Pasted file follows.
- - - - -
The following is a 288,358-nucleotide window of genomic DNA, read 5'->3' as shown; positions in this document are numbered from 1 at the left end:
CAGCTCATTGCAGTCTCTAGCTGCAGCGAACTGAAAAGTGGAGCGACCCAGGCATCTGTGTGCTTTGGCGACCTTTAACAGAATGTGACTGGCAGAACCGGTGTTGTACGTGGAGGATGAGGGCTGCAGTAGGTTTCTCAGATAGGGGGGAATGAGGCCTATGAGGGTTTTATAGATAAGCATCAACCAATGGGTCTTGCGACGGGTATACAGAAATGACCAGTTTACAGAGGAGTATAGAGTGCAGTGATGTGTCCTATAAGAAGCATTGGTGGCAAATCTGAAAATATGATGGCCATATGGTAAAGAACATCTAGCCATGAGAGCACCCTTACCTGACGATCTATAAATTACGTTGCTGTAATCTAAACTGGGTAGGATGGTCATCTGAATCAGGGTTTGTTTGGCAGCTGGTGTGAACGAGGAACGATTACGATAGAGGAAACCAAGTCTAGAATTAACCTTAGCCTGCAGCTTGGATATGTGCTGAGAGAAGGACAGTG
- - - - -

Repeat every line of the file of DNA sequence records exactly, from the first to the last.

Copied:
The following is a 288,358-nucleotide window of genomic DNA, read 5'->3' as shown; positions in this document are numbered from 1 at the left end:
CAGCTCATTGCAGTCTCTAGCTGCAGCGAACTGAAAAGTGGAGCGACCCAGGCATCTGTGTGCTTTGGCGACCTTTAACAGAATGTGACTGGCAGAACCGGTGTTGTACGTGGAGGATGAGGGCTGCAGTAGGTTTCTCAGATAGGGGGGAATGAGGCCTATGAGGGTTTTATAGATAAGCATCAACCAATGGGTCTTGCGACGGGTATACAGAAATGACCAGTTTACAGAGGAGTATAGAGTGCAGTGATGTGTCCTATAAGAAGCATTGGTGGCAAATCTGAAAATATGATGGCCATATGGTAAAGAACATCTAGCCATGAGAGCACCCTTACCTGACGATCTATAAATTACGTTGCTGTAATCTAAACTGGGTAGGATGGTCATCTGAATCAGGGTTTGTTTGGCAGCTGGTGTGAACGAGGAACGATTACGATAGAGGAAACCAAGTCTAGAATTAACCTTAGCCTGCAGCTTGGATATGTGCTGAGAGAAGGACAGTG